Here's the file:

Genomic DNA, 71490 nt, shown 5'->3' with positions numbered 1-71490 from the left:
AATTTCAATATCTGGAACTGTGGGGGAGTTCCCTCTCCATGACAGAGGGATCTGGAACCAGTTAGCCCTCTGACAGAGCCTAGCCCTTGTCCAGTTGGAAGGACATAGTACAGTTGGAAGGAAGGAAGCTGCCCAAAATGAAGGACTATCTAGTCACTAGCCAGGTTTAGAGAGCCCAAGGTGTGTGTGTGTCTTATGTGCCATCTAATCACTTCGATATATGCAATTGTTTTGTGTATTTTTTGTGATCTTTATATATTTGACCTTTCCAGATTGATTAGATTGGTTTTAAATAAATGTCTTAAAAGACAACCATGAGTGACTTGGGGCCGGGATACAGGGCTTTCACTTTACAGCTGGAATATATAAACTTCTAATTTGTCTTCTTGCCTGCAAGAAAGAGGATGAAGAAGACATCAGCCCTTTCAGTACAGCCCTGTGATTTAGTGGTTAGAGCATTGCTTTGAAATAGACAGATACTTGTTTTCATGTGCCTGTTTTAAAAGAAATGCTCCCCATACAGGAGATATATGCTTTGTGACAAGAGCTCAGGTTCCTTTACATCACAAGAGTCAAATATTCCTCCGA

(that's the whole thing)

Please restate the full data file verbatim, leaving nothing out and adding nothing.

Genomic DNA, 71490 nt, shown 5'->3' with positions numbered 1-71490 from the left:
AATTTCAATATCTGGAACTGTGGGGGAGTTCCCTCTCCATGACAGAGGGATCTGGAACCAGTTAGCCCTCTGACAGAGCCTAGCCCTTGTCCAGTTGGAAGGACATAGTACAGTTGGAAGGAAGGAAGCTGCCCAAAATGAAGGACTATCTAGTCACTAGCCAGGTTTAGAGAGCCCAAGGTGTGTGTGTGTCTTATGTGCCATCTAATCACTTCGATATATGCAATTGTTTTGTGTATTTTTTGTGATCTTTATATATTTGACCTTTCCAGATTGATTAGATTGGTTTTAAATAAATGTCTTAAAAGACAACCATGAGTGACTTGGGGCCGGGATACAGGGCTTTCACTTTACAGCTGGAATATATAAACTTCTAATTTGTCTTCTTGCCTGCAAGAAAGAGGATGAAGAAGACATCAGCCCTTTCAGTACAGCCCTGTGATTTAGTGGTTAGAGCATTGCTTTGAAATAGACAGATACTTGTTTTCATGTGCCTGTTTTAAAAGAAATGCTCCCCATACAGGAGATATATGCTTTGTGACAAGAGCTCAGGTTCCTTTACATCACAAGAGTCAAATATTCCTCCGA